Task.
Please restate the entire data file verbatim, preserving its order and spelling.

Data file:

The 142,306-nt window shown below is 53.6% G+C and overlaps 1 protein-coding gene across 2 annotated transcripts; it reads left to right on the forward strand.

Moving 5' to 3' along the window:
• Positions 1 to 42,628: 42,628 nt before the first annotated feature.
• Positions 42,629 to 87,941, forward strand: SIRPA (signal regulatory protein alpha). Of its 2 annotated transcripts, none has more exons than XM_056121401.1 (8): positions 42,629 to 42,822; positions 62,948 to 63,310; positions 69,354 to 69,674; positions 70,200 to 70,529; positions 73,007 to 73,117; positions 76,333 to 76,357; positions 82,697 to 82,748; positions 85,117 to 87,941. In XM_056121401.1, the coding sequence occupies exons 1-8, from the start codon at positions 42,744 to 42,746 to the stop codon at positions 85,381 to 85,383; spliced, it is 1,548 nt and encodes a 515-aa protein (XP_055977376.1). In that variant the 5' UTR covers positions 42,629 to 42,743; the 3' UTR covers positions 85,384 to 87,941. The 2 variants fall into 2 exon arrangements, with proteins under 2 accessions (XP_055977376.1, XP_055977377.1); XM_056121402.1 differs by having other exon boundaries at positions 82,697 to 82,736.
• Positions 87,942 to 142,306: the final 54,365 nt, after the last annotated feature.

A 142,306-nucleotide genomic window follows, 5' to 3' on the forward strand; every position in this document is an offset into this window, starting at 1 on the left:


The 142,306-nt window shown below is 53.6% G+C and overlaps 1 protein-coding gene across 2 annotated transcripts; it reads left to right on the forward strand.

Moving 5' to 3' along the window:
• Positions 1 to 42,628: 42,628 nt before the first annotated feature.
• Positions 42,629 to 87,941, forward strand: SIRPA (signal regulatory protein alpha). Of its 2 annotated transcripts, none has more exons than XM_056121401.1 (8): positions 42,629 to 42,822; positions 62,948 to 63,310; positions 69,354 to 69,674; positions 70,200 to 70,529; positions 73,007 to 73,117; positions 76,333 to 76,357; positions 82,697 to 82,748; positions 85,117 to 87,941. In XM_056121401.1, the coding sequence occupies exons 1-8, from the start codon at positions 42,744 to 42,746 to the stop codon at positions 85,381 to 85,383; spliced, it is 1,548 nt and encodes a 515-aa protein (XP_055977376.1). In that variant the 5' UTR covers positions 42,629 to 42,743; the 3' UTR covers positions 85,384 to 87,941. The 2 variants fall into 2 exon arrangements, with proteins under 2 accessions (XP_055977376.1, XP_055977377.1); XM_056121402.1 differs by having other exon boundaries at positions 82,697 to 82,736.
• Positions 87,942 to 142,306: the final 54,365 nt, after the last annotated feature.

A 142,306-nucleotide genomic window follows, 5' to 3' on the forward strand; every position in this document is an offset into this window, starting at 1 on the left: